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The Love Boats Are Brawling


Industries: TRAVEL

THE LOVE BOATS ARE BRAWLING

When Joyce Landry began her cruise-booking business in 1982, a 1,200-passenger liner was considered enormous, seagoing spas were unheard of, and guests had just one place to dine: the main restaurant. Today's 2,600-passenger vessels boast dining choices ranging from pizzerias to sushi bars, ballroom-size spas, and seven-deck-high atriums glowing with neon. "In the late 1980s, cruise ships started mirroring resorts," says Landry, executive director of Landry & Kling Corporate Cruise Specialists in Coral Gables, Fla. "We've come a long way from the days of narrow corridors and low ceilings to palatial, high spaces with lots of glass and waterfalls. It's a whole new feel."

For cruise-ship operators, it's a very expensive feel. The colossal new liners, at $400 million or so apiece, are changing passengers' expectations about what a cruise should be. At the same time, they are dramatically adding to industry capacity when the outlook for market growth is uncertain.

"BIG MACHINES." The result: The big, well-capitalized cruise lines that can afford to build mega-liners are likely to elbow aside--or acquire--their poorer cousins. "Carnival, Royal Caribbean, and P&O [London-based Peninsular & Oriental Steam Navigation Co., parent of Princess Cruises] won't lose money. They're like big machines," says financial consultant Kenneth Trippe, president of Cruise Brokers Inc. in Coral Gables. "It's the smaller ones, the lines with the weakest finances, that feel the squeeze." Indeed, Carnival Corp., the biggest operator, has been able to acquire the smaller Holland America Line and Windstar Cruises, as well as pieces of Epirotiki Cruise Line and Seabourn Cruise Line.

Cruise armadas are in a kind of arms race. Each new ship tries to outdo the others with attention-getting features, such as the 18-hole miniature golf course on Royal Caribbean Cruises Ltd.'s Legend of the Seas, coming in May. In 1996, Carnival Cruise Lines' Carnival Destiny will be the biggest cruise ship ever built at 100,000 gross registered tons, a dozen decks, and a capacity of 3,350 passengers. A year later, Princess Cruises will surpass it with the 104,000-ton Grand Princess, offering three show lounges, a wedding chapel, a virtual-reality theater, and a wine-and-caviar bar.

Such glorious excess alarms executives such as John Olsen, chairman of midsize Cunard Line Ltd., whose ships include the Queen Elizabeth II. "For the first time in a decade, supply and demand are tilting out of balance and not in our favor," Olsen warned colleagues at a recent Miami conference. From now through 1998, an additional 48,000 berths will pour into the current floating inventory of 105,000 in North America. While an unknown number of smaller, older ships will be forced out of business in 1997 by new international safety regulations on matters such as sprinklers and lighting, Cruise Lines International Assn. estimates the annual net increase in berths at a hefty 7.5%.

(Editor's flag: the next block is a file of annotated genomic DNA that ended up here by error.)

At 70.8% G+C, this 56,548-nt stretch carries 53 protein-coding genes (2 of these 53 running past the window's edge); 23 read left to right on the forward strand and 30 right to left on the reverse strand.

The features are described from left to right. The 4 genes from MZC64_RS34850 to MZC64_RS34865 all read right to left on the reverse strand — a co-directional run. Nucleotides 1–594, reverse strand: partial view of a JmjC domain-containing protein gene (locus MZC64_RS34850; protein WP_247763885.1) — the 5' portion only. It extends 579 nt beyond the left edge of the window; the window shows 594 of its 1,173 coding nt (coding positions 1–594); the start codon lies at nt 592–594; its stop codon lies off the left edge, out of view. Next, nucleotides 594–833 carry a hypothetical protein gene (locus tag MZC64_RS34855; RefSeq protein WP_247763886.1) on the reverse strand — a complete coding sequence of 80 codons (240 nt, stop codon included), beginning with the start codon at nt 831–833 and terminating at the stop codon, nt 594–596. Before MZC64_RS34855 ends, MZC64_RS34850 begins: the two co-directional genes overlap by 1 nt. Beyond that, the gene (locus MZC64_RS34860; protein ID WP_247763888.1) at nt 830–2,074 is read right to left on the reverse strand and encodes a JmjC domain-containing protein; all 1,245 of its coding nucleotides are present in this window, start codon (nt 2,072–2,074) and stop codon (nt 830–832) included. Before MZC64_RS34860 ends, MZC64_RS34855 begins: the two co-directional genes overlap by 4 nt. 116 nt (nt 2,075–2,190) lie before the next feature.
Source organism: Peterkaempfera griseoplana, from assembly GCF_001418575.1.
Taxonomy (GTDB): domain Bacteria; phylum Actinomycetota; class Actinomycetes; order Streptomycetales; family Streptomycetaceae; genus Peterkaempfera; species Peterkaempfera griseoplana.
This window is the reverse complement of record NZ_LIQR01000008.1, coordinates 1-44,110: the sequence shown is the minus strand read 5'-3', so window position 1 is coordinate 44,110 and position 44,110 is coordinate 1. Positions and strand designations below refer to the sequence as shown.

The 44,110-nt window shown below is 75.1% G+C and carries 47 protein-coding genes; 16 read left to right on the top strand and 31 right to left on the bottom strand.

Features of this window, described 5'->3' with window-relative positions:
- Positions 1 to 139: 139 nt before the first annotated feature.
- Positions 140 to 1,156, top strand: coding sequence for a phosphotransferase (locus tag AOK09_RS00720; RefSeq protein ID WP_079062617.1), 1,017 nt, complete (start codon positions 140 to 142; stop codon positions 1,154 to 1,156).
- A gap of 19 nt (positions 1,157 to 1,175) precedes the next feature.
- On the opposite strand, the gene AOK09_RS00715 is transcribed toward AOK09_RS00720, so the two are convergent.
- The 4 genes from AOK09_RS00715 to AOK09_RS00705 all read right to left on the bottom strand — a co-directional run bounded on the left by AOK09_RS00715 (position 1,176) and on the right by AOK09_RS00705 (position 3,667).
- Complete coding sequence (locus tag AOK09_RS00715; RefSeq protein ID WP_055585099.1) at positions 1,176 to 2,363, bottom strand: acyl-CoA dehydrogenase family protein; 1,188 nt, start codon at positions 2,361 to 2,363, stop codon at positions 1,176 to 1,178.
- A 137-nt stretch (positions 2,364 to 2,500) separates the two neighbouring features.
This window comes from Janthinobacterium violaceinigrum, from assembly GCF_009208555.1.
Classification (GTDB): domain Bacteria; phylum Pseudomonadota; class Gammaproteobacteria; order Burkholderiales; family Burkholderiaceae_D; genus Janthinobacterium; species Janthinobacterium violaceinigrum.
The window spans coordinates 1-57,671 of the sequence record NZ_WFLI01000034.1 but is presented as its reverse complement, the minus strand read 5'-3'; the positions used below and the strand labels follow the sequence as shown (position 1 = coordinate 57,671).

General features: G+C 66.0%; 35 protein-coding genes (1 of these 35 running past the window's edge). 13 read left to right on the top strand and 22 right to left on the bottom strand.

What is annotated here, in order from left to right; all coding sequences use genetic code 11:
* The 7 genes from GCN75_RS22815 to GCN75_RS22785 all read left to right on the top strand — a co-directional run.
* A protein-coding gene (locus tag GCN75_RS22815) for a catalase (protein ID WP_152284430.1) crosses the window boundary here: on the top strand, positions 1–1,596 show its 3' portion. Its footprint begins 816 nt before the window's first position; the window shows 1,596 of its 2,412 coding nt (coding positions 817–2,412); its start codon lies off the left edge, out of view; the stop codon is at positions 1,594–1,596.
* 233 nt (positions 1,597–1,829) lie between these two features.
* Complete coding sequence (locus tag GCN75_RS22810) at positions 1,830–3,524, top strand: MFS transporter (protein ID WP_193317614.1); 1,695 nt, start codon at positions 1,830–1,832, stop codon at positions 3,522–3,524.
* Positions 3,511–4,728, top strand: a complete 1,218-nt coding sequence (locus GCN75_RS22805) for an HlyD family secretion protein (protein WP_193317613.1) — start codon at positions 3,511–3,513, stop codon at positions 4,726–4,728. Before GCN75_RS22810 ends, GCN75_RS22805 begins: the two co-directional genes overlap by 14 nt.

The great unknown is passenger growth. After averaging 9% a year since 1980, it slowed to 2.2% in 1994. Cruise Lines International Chairman Albert C. Wollock blames bad press from a series of mishaps, including an mutbreak of Legionnaire's disease aboard a ship in his Celebrity Cruises fleet.

CASH COWS. Last year's downturn doesn't faze market leader Carnival. Robert H. Dickinson, president of its Carnival Cruise Lines unit, jets around the country preaching market expansion to travel agents. One of his mantras: "Only 7% of the American public has cruised before. Another 100 million to 150 million have the time and the money to take a cruise. This is an enormous untapped market." He adds: "This is not a time for our industry to panic."

Seventy percent of the new tonnage in the next four years is going to industry leaders Carnival, Royal Caribbean, and Princess. As they expand, the big guys can more easily defray the cost of national ads, reservations, legal affairs, and administration. High-volume lines can negotiate better prices for everything from beef to beer to bananas. And big ships offer more cash-generating bars, boutiques, and casinos.

While Carnival and Royal Caribbean have seen their margins slowly shrink, the real squeeze is on the smaller lines. Ship broker Trippe says at least four North American lines, consisting of a dozen ships, are seeking buyers or actively seeking outside equity. This is one rising tide that won't lift all boats.By Anne Kalosh in Coral Gables, Fla.


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